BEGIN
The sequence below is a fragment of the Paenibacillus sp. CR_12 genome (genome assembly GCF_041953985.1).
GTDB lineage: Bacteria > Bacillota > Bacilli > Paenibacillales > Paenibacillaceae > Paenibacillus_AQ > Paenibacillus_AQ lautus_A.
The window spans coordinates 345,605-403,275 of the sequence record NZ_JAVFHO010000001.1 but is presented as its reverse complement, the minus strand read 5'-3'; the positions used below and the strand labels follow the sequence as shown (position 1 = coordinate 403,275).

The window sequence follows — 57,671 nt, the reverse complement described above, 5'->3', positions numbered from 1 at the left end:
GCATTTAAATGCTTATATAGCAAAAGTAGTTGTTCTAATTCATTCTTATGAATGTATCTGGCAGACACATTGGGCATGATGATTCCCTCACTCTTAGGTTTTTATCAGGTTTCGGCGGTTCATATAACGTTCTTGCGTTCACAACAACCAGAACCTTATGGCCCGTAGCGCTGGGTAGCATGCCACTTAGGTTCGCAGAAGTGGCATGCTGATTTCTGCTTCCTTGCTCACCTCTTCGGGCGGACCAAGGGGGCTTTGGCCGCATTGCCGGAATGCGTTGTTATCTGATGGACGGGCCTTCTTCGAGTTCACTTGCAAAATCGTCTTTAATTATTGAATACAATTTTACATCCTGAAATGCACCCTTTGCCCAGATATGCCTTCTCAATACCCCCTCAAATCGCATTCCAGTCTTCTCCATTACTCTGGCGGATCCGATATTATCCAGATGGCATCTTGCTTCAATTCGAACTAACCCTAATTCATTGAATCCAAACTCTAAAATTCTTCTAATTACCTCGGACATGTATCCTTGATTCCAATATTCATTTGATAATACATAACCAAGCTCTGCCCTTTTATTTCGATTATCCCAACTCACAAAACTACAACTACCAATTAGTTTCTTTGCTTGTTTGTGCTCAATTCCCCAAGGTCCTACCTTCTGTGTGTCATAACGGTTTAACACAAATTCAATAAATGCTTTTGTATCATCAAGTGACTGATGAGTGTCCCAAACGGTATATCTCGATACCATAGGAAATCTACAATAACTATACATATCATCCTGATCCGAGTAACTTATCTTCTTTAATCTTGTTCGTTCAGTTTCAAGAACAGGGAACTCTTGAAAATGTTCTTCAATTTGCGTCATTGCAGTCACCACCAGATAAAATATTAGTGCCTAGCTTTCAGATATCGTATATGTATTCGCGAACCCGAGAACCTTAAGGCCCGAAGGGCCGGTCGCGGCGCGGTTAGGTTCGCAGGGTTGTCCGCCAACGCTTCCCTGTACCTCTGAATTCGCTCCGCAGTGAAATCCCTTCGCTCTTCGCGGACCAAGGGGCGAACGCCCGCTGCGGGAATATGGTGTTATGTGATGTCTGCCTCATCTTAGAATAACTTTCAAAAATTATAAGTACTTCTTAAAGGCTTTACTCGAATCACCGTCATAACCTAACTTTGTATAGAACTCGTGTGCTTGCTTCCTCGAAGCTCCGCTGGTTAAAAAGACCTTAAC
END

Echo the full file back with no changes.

The sequence below is a fragment of the Paenibacillus sp. CR_12 genome (genome assembly GCF_041953985.1).
GTDB lineage: Bacteria > Bacillota > Bacilli > Paenibacillales > Paenibacillaceae > Paenibacillus_AQ > Paenibacillus_AQ lautus_A.
The window spans coordinates 345,605-403,275 of the sequence record NZ_JAVFHO010000001.1 but is presented as its reverse complement, the minus strand read 5'-3'; the positions used below and the strand labels follow the sequence as shown (position 1 = coordinate 403,275).

The window sequence follows — 57,671 nt, the reverse complement described above, 5'->3', positions numbered from 1 at the left end:
GCATTTAAATGCTTATATAGCAAAAGTAGTTGTTCTAATTCATTCTTATGAATGTATCTGGCAGACACATTGGGCATGATGATTCCCTCACTCTTAGGTTTTTATCAGGTTTCGGCGGTTCATATAACGTTCTTGCGTTCACAACAACCAGAACCTTATGGCCCGTAGCGCTGGGTAGCATGCCACTTAGGTTCGCAGAAGTGGCATGCTGATTTCTGCTTCCTTGCTCACCTCTTCGGGCGGACCAAGGGGGCTTTGGCCGCATTGCCGGAATGCGTTGTTATCTGATGGACGGGCCTTCTTCGAGTTCACTTGCAAAATCGTCTTTAATTATTGAATACAATTTTACATCCTGAAATGCACCCTTTGCCCAGATATGCCTTCTCAATACCCCCTCAAATCGCATTCCAGTCTTCTCCATTACTCTGGCGGATCCGATATTATCCAGATGGCATCTTGCTTCAATTCGAACTAACCCTAATTCATTGAATCCAAACTCTAAAATTCTTCTAATTACCTCGGACATGTATCCTTGATTCCAATATTCATTTGATAATACATAACCAAGCTCTGCCCTTTTATTTCGATTATCCCAACTCACAAAACTACAACTACCAATTAGTTTCTTTGCTTGTTTGTGCTCAATTCCCCAAGGTCCTACCTTCTGTGTGTCATAACGGTTTAACACAAATTCAATAAATGCTTTTGTATCATCAAGTGACTGATGAGTGTCCCAAACGGTATATCTCGATACCATAGGAAATCTACAATAACTATACATATCATCCTGATCCGAGTAACTTATCTTCTTTAATCTTGTTCGTTCAGTTTCAAGAACAGGGAACTCTTGAAAATGTTCTTCAATTTGCGTCATTGCAGTCACCACCAGATAAAATATTAGTGCCTAGCTTTCAGATATCGTATATGTATTCGCGAACCCGAGAACCTTAAGGCCCGAAGGGCCGGTCGCGGCGCGGTTAGGTTCGCAGGGTTGTCCGCCAACGCTTCCCTGTACCTCTGAATTCGCTCCGCAGTGAAATCCCTTCGCTCTTCGCGGACCAAGGGGCGAACGCCCGCTGCGGGAATATGGTGTTATGTGATGTCTGCCTCATCTTAGAATAACTTTCAAAAATTATAAGTACTTCTTAAAGGCTTTACTCGAATCACCGTCATAACCTAACTTTGTATAGAACTCGTGTGCTTGCTTCCTCGAAGCTCCGCTGGTTAAAAAGACCTTAAC